"Well, he's not here and he's not inside. I always check carefully before I leave. I was waiting for you to come back, but it's time to lock up now."
He pushed the heavy, stone door back into place and locked the metal bars while poor Mr. Sari stood wringing his hands.
Suddenly a pounding and a muffled cry came through the thick door.
"Hello out there! It's Dr. Mitzvah in here! Can anyone hear me? Who closed the door? I can't see a thing!"
The surprised guide hurried to unlock the bars and push open the heavy door. There stood a slightly frazzled Dr. Mitzvah, pulling a small trunk with one hand and holding a burnt-out flashlight in the other.
"My my, I was afraid you had all gone and left me. I wouldn't have minded spending a night in there, but my flashlight went out and it's pitch black in that pyramid. It reminds me of the days of darkness that descended on Egypt during the Ninth Plague! Here's your trunk, Mr. Sari. Just where I thought it would be. The silver is all inside. A bit sandy, but intact."
Dr. Mitzvah dusted the sand from his grey bowler hat.
"How did you find it?! And are you all right?" Mr. Sari didn't know what to ask first.
"Tsk tsk tsk," said the guide. "Visitors aren't supposed to wander off by themselves inside the pyramid. And if you found any treasure in there, it belongs to the Egyptian Department of Antiquities."
"No it does not," said Dr. Mitzvah very emphatically. "One of your guides took it from Mr. Sari's cellar and it belongs to Mr. Sari! I intend to report this affair to the Giza police immediately!"
They tied the trunk onto the first camel and climbed up onto the second and they were off.
"Full speed ahead!" cried Dr. Mitzvah. "No need to ramble along like turtles anymore. These camels really do gallop, don't they?"
"If you're in such a hurry now, why were you going so slowly before? How did you know the trunk was in there? How did you find it? How did you find your way out?" asked Mr. Sari between gallops. He stopped to catch his breath. "And how do you know the thief was a pyramid guide?"
"My my," laughed Dr. Mitzvah. "On Pesach night we only ask Four Questions at the Seder. You've already asked me five!
"I'll begin at the beginning. I thought the most logical hiding place for the trunk was somewhere nearby where people don't usually go. Somewhere like the small pyramid. I kept my eyes to the ground all the way there. If you noticed, there were matzah crumbs on the steps outside your house. The matzah and the wine bottles must have broken when the thief pulled the trunk up from the cellar and the bottom of the trunk must have cracked. I might have missed the crumbs – they're the same color as sand – but fortunately, the wine stained them a deep red. Your trunk dripped wine and matzah all the way inside the pyramid!
"The rest was easy. I found my way out the same way I found my way in. I followed the Matzah-Crumb Trail! It's a good thing my flashlight lasted until I reached the entrance. And it's a better thing you were still there waiting! Mrs. Goldengreen always tells me to take a few extra batteries along for an emergency, but in all the rush to get here, I forgot."
"One last question," said Mr. Sari. "why are you so sure the thief was one of the tour guides at the pyramid?"
"It's obvious," said Dr. Mitzvah. "How else could he have opened the door to the pyramid and hidden the trunk inside? Can these camels go any faster? I traveled to the pyramids slowly in order to follow the crumb trail, but now that the mystery is solved, I'm in a hurry to get back to Cedarville for the Seder as soon as possible!""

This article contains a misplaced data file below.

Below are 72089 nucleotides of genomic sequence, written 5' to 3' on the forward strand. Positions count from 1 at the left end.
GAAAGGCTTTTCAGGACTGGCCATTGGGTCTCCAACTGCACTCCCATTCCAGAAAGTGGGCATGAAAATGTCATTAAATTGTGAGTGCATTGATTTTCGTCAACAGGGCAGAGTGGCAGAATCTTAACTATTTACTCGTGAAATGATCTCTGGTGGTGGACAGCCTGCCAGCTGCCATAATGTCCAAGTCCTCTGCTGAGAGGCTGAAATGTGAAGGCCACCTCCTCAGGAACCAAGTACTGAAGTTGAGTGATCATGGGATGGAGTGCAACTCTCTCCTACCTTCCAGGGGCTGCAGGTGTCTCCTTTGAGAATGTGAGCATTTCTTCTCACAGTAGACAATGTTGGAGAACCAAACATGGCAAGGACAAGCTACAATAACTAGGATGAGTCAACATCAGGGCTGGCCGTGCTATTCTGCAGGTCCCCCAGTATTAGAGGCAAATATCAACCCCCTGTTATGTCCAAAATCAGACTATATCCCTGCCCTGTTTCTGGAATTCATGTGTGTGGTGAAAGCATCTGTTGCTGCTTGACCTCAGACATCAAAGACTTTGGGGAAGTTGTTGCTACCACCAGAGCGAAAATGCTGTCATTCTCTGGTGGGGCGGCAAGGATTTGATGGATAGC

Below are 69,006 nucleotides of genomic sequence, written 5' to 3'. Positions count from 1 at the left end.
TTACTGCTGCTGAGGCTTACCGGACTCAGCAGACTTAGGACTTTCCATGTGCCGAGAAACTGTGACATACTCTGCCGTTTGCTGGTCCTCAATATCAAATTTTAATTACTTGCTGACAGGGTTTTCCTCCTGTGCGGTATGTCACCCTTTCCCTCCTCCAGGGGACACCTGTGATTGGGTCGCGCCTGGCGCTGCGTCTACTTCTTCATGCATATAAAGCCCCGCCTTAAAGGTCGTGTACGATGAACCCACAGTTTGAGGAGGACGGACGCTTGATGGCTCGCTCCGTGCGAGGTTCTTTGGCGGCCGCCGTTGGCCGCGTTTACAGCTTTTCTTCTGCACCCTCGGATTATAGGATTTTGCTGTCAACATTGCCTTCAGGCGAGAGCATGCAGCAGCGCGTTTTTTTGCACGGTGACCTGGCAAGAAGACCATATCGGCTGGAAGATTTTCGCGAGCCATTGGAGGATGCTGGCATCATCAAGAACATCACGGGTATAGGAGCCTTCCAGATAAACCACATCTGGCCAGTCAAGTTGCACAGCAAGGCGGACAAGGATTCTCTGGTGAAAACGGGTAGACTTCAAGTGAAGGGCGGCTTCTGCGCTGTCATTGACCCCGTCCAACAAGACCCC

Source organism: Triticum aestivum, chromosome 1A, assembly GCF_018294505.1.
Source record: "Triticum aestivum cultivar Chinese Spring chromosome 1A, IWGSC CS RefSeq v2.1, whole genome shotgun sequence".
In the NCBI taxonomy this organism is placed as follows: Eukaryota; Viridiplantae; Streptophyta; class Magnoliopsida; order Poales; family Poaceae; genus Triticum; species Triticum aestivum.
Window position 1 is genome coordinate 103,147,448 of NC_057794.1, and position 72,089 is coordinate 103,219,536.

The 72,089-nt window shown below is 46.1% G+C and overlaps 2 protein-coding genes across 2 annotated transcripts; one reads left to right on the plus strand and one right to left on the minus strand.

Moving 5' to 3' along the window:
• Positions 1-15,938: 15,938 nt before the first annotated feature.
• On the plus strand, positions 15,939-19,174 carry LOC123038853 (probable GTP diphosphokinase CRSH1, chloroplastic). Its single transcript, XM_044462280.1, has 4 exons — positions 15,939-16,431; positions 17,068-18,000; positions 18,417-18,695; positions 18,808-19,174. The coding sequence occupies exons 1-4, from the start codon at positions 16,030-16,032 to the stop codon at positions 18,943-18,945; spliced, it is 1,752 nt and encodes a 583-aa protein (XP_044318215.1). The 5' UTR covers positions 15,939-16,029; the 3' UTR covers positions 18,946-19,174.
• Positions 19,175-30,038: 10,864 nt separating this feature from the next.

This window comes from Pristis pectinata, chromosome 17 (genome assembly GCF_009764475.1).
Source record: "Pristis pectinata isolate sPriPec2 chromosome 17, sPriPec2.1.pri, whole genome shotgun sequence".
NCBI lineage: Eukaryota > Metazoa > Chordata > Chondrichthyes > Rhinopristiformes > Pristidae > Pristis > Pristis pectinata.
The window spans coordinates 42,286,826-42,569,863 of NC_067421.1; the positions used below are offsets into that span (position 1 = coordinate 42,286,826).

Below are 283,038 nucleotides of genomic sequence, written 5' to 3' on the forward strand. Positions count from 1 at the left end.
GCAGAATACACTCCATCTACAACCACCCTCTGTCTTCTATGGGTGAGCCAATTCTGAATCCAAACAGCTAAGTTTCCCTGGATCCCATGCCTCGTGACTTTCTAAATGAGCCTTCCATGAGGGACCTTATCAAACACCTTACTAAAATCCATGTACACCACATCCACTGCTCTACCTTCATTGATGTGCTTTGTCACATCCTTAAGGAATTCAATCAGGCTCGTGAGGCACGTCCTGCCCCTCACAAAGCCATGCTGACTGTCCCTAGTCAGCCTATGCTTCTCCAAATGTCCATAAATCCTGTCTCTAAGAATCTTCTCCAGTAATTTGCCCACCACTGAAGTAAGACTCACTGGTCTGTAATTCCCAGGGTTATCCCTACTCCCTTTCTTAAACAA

Mrs. Sari was outside waiting when they arrived. "You found it!" she cried. She opened the trunk and took out the precious Pesach silver. "How can we ever thank you?"
"I knew Dr. Mitzvah would help," said Mr. Sari. "Only he could have found the Stolen Seder on time for Pesach. I'll begin baking new matzot first thing in the morning. Of course mine aren't as tasty as Dr. Mitzvah's, but I'll do my best."
"No need, Mr. Sari. When I heard my matzahs were in the stolen trunk, I brought a few more with me – the same round, hand-baked ones I sent you before," said Dr. Mitzvah.
"Then you shall return to Cedarville with four bottles of my very own hand-pressed red Pesach wine," said a happy Mr. Sari.
"And a bowl of my very own hand-chopped charoset - the fruit and nut mixture which looks like the cement the Jewish slaves had to make," added Mrs. Sari. "But don't worry - my charoset is tastier than Pharoh's cement!"
A day later, Dr. Mitzvah was safely in Cedarville, telling Mrs. Goldengreen about his pyramid adventure.
"Pyramids? Camel rides? Thieves? Hidden chambers? Such goings on! I hope you didn't pick up any strange germs in that musty pyramid!" she said.
Dr. Mitzvah smiled. "I don't think so, but I did find one thing of interest."
"Oh?" she asked suspiciously, "what did you find?"
Dr. Mitzvah held up something small, dark, dusty and dry.
"Gracious!" said Mrs. Goldengreen as she moved away. "What is that?"
"A frog. But don't worry. It's absolutely dead. I found it in the pyramid. It looks just like a dry, mummified, 3000-year old Egyptian frog should look, don't you think? Who knows, maybe it's a left-over specimin from the Plague of Frogs that filled the land of Egypt."
Mrs. Goldengreen shuddered. "Please, Dr. Mitzvah," she begged. "Put it somewhere with your other specimins in a tightly closed jar in your office. And wash your hands with soap and lots of hot water before you set the Seder table!"
Dr. Mitzvah laughed. "I will," he promised. "But I went to Egypt at the right time after all, didn't I? I went just in time to leave on time – on time for Pesach when the Jewish People left Egypt over three thousand years ago!"
A JOYFUL & KOSHER PASSOVER
TO ALL OF DR. MITZVAH'S READERS & FRIENDS!
from Dr. Mitzvah, Mrs. Goldengreen, everyone in Cedarville
JUST PUBLISHED! Now you can read twelve wonderful Dr. Mitzva stories by Yaffa Ganz, complete with bright, charming, full color illustrations in a brand new book designed just for young readers. Available from Feldheim Publishers.